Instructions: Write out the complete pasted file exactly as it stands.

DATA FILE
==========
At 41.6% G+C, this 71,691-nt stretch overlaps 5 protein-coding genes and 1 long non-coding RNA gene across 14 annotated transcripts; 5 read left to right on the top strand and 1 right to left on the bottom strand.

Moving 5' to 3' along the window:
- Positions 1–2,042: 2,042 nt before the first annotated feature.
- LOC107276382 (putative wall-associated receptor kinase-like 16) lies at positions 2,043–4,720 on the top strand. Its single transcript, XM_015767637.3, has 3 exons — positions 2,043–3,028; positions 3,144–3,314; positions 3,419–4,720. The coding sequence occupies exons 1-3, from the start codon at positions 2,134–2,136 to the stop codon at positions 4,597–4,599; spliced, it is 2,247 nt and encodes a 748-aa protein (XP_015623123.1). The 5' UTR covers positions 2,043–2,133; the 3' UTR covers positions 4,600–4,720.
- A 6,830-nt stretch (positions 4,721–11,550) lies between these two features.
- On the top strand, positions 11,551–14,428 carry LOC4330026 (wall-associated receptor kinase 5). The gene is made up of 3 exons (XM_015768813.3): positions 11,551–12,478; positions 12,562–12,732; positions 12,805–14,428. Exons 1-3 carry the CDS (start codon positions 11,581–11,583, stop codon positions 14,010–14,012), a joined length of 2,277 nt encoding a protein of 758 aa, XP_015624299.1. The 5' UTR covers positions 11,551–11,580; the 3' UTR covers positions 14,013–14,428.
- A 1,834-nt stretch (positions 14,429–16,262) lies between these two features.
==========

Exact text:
At 41.6% G+C, this 71,691-nt stretch overlaps 5 protein-coding genes and 1 long non-coding RNA gene across 14 annotated transcripts; 5 read left to right on the top strand and 1 right to left on the bottom strand.

Moving 5' to 3' along the window:
- Positions 1–2,042: 2,042 nt before the first annotated feature.
- LOC107276382 (putative wall-associated receptor kinase-like 16) lies at positions 2,043–4,720 on the top strand. Its single transcript, XM_015767637.3, has 3 exons — positions 2,043–3,028; positions 3,144–3,314; positions 3,419–4,720. The coding sequence occupies exons 1-3, from the start codon at positions 2,134–2,136 to the stop codon at positions 4,597–4,599; spliced, it is 2,247 nt and encodes a 748-aa protein (XP_015623123.1). The 5' UTR covers positions 2,043–2,133; the 3' UTR covers positions 4,600–4,720.
- A 6,830-nt stretch (positions 4,721–11,550) lies between these two features.
- On the top strand, positions 11,551–14,428 carry LOC4330026 (wall-associated receptor kinase 5). The gene is made up of 3 exons (XM_015768813.3): positions 11,551–12,478; positions 12,562–12,732; positions 12,805–14,428. Exons 1-3 carry the CDS (start codon positions 11,581–11,583, stop codon positions 14,010–14,012), a joined length of 2,277 nt encoding a protein of 758 aa, XP_015624299.1. The 5' UTR covers positions 11,551–11,580; the 3' UTR covers positions 14,013–14,428.
- A 1,834-nt stretch (positions 14,429–16,262) lies between these two features.